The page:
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A Day in the Life of a Surgeon


Most of us grow up to hate hospitals, especially doctors for the injections that they give us and the bad tasting medicine they prescribe for the mildest of ailments. Little do we realize the great sacrifices most doctors/surgeons make to serve their patients, mostly at the cost of their own personal lives. It was only after spending a few days with Professor Iftikhar Jan, seeing how selflessly he works day in and day out that I gained a new found respect for doctors and the hospital staff in general for their noble deeds.


Professor Iftikhar Jan is one of the pioneers of pediatric surgery in Pakistan, a graduate of Khyber Medical College, Professor Jan decided to become a paediatric surgeon while in college, at that time there was hardly any concept of paediatric surgery in Pakistan, but now there are over 150 pediatric surgeons across the country.


Professor Jan was in the first batch of Pakistanis who did their fellowship in pediatric surgery, he has also been awarded fellowships from America and the Royal College of England. He had the opportunity to stay back in England as a highly skilled migrant, but decided to come back and serve his country. According to professor Jan there is no greater satisfaction than working for his own people.


For Professor Jan a typical week begins with surgery day. Mondays and Fridays are surgery days, on an average he performs between 18-25 surgeries per day from eight in the morning to one or two in the afternoon, taking only five minute tea breaks in the middle.


On an average Professor Jan performs 7000 surgeries in a year, this number was 12, 000 when he was in Karachi whereas, when he was in Japan they did only 400 procedures in a year. The sheer number of patients that come to them is staggering, owing to the lack of paediatric setups in rural areas, most of the patients are left with no choice but to come to the cities.


After performing surgeries, he takes a round of the wards to see how different patients are doing after surgery and also decides which patients are next in line for operation.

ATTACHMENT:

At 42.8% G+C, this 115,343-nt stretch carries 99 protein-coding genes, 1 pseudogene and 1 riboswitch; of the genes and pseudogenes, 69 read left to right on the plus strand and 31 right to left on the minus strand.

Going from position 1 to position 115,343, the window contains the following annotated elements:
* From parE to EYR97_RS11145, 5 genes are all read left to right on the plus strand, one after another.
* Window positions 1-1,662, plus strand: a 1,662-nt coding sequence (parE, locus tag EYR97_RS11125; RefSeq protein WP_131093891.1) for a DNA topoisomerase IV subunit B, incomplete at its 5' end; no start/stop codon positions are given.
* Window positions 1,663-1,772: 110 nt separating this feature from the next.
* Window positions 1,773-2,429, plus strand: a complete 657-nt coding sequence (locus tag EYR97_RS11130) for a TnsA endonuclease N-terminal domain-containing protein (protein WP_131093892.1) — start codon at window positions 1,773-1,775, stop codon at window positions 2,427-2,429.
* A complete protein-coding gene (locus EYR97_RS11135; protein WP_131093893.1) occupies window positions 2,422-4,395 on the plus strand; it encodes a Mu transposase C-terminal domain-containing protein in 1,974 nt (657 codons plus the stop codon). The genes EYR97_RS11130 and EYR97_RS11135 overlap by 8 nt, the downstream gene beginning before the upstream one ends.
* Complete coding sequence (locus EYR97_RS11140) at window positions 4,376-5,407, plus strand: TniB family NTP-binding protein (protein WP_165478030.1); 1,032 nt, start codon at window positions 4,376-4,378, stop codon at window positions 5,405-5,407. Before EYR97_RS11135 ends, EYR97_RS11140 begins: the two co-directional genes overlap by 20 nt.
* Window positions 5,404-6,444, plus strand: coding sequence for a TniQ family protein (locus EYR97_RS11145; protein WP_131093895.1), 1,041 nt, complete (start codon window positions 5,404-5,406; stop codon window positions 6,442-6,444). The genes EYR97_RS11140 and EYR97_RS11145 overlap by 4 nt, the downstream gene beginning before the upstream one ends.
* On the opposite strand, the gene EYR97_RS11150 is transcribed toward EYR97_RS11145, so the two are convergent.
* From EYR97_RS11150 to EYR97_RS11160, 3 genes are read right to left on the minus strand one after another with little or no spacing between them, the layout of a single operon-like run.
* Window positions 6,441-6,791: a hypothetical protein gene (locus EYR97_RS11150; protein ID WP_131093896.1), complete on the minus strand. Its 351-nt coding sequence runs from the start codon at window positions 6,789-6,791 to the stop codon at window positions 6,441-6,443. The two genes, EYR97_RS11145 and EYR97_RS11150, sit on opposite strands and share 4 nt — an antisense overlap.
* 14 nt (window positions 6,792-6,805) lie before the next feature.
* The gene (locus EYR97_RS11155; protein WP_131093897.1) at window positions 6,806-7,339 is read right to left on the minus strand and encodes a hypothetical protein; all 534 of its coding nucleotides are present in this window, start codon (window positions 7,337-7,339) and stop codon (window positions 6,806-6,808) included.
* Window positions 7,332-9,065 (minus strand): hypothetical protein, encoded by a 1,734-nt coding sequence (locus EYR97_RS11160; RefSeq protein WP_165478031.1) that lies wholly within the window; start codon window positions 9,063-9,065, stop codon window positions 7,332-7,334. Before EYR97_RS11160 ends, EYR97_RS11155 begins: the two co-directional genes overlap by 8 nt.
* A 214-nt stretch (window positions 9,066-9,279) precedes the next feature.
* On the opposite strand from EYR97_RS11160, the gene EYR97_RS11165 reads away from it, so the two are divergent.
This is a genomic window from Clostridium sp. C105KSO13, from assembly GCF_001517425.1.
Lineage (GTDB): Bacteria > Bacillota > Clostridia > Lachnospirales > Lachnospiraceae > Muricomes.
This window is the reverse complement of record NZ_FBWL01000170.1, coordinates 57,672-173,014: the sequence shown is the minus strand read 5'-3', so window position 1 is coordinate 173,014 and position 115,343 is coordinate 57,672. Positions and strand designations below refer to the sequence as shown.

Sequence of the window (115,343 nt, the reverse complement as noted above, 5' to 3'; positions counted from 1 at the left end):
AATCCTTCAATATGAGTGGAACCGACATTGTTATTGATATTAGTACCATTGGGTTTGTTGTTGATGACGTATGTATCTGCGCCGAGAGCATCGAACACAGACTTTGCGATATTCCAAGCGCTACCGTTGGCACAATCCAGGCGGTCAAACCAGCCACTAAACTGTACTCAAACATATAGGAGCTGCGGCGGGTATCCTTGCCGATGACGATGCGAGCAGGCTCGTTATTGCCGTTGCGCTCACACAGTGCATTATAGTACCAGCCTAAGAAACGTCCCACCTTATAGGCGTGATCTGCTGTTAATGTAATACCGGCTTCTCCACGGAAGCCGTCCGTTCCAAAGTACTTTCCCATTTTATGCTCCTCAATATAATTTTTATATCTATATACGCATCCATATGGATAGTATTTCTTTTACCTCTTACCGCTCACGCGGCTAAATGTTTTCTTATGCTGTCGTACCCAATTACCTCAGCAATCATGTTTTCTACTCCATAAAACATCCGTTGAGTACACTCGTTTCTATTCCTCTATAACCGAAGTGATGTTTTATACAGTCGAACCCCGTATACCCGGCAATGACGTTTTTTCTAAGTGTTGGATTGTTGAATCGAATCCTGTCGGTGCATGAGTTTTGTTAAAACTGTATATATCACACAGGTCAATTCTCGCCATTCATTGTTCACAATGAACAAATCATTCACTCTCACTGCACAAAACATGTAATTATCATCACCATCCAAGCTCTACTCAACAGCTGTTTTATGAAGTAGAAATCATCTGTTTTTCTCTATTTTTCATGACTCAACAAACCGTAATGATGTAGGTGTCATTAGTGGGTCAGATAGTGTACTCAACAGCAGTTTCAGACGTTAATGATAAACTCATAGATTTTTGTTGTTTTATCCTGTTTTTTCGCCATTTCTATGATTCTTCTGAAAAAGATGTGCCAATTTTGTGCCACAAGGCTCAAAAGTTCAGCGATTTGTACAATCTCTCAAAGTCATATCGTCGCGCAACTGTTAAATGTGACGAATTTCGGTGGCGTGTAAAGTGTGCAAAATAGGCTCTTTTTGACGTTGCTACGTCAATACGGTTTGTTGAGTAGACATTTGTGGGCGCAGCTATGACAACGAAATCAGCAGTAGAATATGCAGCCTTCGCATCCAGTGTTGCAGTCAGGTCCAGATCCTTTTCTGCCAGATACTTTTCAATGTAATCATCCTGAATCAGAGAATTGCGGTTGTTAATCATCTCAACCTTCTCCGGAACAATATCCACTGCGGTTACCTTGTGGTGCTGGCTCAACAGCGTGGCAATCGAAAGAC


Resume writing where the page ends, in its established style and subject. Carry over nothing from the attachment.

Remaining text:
Tuesdays and Wednesdays are Out Patient Days (OPD), after making rounds of the wards when Professor Jan enters the OPD, throngs of people line up to greet him and try to get him to see them first. These are probably the most hectic days because patients keep pouring in till late in the afternoon, non-stop!


Tuesday and Saturday mornings are reserved for teaching sessions for trainee surgeons. Paediatrics is not a singular field, but an amalgamation of many fields, so anyone practicing it needs to be up to date with all the latest developments going on in this field. The trainee’s are thoroughly questioned on various topics in these sessions and tested on occasion as well.   


He goes to clinic everyday after five and is there till seven or eight, depending on the number of patients and their aliments.   


For Professor Jan spending time with his family is a luxury; even at home his laptop is besides him. After returning from clinic, he relaxes in the lounge with his children. Being an ardent sportsman himself, he enjoys watching various sports with his son. Dinner is one meal he makes sure to have with his family, his wife is an excellent cook and the whole family relishes her scrumptious delights. He retires to bed early and we are not at all surprised by this! Thus comes to end another day in Professor Iftikhar Jans life.

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